Bio Bejazzled

Isn’t this just the best example, like EVER, of how to approach an agent?

Dear Agent       [I haven’t got time to find out your name but if you could just pass it on that would be great]

I have written a fabulous novel called ‘It’s All About Me’ which is about 90,000 words long (I haven’t bothered to check but that’s about the usual length, right?) anyway, I thought I would give you first refusal as you are first in the book and I’m going through it alphabetically.

My book is my own life story which is absolutely fascinating; my mum says so. My main reason for writing the book is because I want to make lots of money and as such I am sure you want to as well, which would be a really good reason not to miss out on the chance of signing me.  I would be looking for a three book deal with a large advance.  I’m not really into giving interviews and I don’t use social networks but to be honest, I can’t see that to be a problem, after all, my book is so great everyone will just want to read it. I don’t need the extra publicity personally, but I can see how it would benefit you and your agency.

I have a very impressive writing history. I had a poem published in the school newspaper when I was 12 and I wrote lots of stories, none were taken on by the magazines but my mum said they were really good and she couldn’t understand what the problem was.

I’ve enclosed the whole manuscript as I am sure you will want to read it all. If you could get back to me within the next three weeks that would be great – after that I cannot guarantee I would be able to accept your offer. I am approaching as many agents as possible and if necessary you can enter a bidding war for the publishing rights.

As my mum says, my book is fabulous so please don’t waste any time, I am a really busy person.

Yours sincerely

Jay Kay Roley


What do you mean, no?

Having recently been on a writing workshop run by the lovely Julie Cohen, we touched on the subject of approaching agents and what we should put in a letter.  I think it’s fair to say that the above example, is not the way to do it.

Everyone needs to be able to bejazzle their bio/letter but there are no doubt more subtle ways.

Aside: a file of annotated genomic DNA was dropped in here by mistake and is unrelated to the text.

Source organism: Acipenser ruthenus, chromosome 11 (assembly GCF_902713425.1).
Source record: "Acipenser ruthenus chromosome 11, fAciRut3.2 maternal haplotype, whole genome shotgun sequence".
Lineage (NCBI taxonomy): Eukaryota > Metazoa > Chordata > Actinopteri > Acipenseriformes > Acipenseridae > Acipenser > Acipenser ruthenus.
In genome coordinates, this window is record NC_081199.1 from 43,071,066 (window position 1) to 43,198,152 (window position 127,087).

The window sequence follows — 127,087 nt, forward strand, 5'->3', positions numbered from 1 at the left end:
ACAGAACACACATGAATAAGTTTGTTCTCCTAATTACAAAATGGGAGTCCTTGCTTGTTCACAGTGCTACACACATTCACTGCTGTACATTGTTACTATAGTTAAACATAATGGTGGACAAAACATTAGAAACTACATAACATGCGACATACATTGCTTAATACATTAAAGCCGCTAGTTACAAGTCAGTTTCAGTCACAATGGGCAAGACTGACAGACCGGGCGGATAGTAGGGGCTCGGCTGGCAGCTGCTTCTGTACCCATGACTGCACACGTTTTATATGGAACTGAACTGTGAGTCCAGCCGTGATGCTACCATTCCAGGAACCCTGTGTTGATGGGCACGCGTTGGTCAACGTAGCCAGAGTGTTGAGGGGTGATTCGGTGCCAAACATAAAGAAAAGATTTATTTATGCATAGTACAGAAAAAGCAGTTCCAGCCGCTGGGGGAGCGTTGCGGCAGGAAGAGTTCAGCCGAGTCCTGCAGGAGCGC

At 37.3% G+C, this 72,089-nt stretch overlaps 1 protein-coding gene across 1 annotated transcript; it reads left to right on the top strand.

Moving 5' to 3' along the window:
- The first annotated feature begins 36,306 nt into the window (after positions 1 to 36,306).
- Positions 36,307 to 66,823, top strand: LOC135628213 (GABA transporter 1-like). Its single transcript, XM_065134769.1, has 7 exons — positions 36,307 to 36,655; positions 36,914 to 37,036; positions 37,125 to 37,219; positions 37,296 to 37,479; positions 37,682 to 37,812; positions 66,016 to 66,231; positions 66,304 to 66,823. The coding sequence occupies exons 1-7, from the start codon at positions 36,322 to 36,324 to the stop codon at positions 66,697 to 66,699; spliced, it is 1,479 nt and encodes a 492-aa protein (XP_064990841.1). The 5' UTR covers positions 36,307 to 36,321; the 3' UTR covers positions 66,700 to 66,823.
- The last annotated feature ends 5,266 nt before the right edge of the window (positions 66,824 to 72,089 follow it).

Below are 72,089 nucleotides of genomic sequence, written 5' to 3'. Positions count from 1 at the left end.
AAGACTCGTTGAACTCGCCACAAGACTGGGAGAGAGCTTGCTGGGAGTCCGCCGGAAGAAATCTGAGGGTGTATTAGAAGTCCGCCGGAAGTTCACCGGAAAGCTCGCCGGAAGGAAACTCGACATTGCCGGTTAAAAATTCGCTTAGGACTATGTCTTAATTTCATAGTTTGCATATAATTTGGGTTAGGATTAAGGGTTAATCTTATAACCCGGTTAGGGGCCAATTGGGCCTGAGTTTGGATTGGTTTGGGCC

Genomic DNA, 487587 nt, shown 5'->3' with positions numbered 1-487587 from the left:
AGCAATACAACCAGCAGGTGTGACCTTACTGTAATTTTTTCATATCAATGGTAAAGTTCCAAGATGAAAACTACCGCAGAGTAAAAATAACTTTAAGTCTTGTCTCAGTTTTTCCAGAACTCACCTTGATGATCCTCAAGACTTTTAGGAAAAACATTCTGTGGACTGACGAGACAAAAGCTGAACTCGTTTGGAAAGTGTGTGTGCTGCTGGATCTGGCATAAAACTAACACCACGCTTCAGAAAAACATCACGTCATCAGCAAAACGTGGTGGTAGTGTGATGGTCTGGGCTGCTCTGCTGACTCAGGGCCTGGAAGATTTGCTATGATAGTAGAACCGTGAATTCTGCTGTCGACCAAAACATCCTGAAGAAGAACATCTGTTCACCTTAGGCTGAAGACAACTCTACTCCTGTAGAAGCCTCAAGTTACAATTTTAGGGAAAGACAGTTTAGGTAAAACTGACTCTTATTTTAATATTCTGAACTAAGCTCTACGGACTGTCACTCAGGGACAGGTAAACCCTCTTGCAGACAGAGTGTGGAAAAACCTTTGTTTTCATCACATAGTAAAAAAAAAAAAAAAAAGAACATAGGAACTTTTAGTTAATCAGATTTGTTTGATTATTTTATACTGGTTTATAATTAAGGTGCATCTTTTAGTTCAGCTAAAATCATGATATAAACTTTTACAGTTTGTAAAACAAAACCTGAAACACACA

Has anyone got any tips for approaching an agent they could share?

Thanks, Sue x

8 thoughts on “Bio Bejazzled

  1. Hahaha, I would say first and foremost stick to the submission guidelines on the site! And if you’re not clear what they are, don’t be shy of picking up the dog & bone (Cockney rhyming slang at 9.17 in the morning, aces!) and finding out. Plus if they have a list of agents find out which one is suited to your genre and make sure you highlight that’s why you’ve chosen them, don’t aim blindly. Make an effort, you’ll be respected more for it and they’ll know you’re serious and worth working with.

    • Thanks Yasmin, that’s a really good tip about highlighting why you’ve chosen a particular agent to approach. I’ll keep that in mind, thank you.

  2. Be professional. Approaching an agent is like a job interview – they need to know why they should take you on, above all the other candidates, so you need to show that you are the best person for the job; one who can commit, work hard and stay with the job for a long time. When you write to approach an agent, read over your letter before you send it as though you were reading an application for a job – would *you* employ you?

    • Hi Jane, another cracking bit of advice. Hadn’t thought of it like that before, would I employ me? Thanks for taking the time to comment, much appreciated.

  3. The commissioning ed at Choclit read out some howlers at a recent RNA meeting! Honestly! I’ve asked my agent to do a blog post – see if I can get her to find some ‘howlers’ also.

    • I shall very much look forward to that post then Carol. I suppose it’s like those insurance claims or witness statements, you can’t actually believe people say some things. Thanks for stopping by.

  4. As I haven’t an agent yet this was hilarious and I also learned a lot talking to an editor at the literary festival.
    So I’m also interested in how to?

  5. Good advice, don’t have an agent. But Sue, where did you get my letter from!!
    Lorraine x

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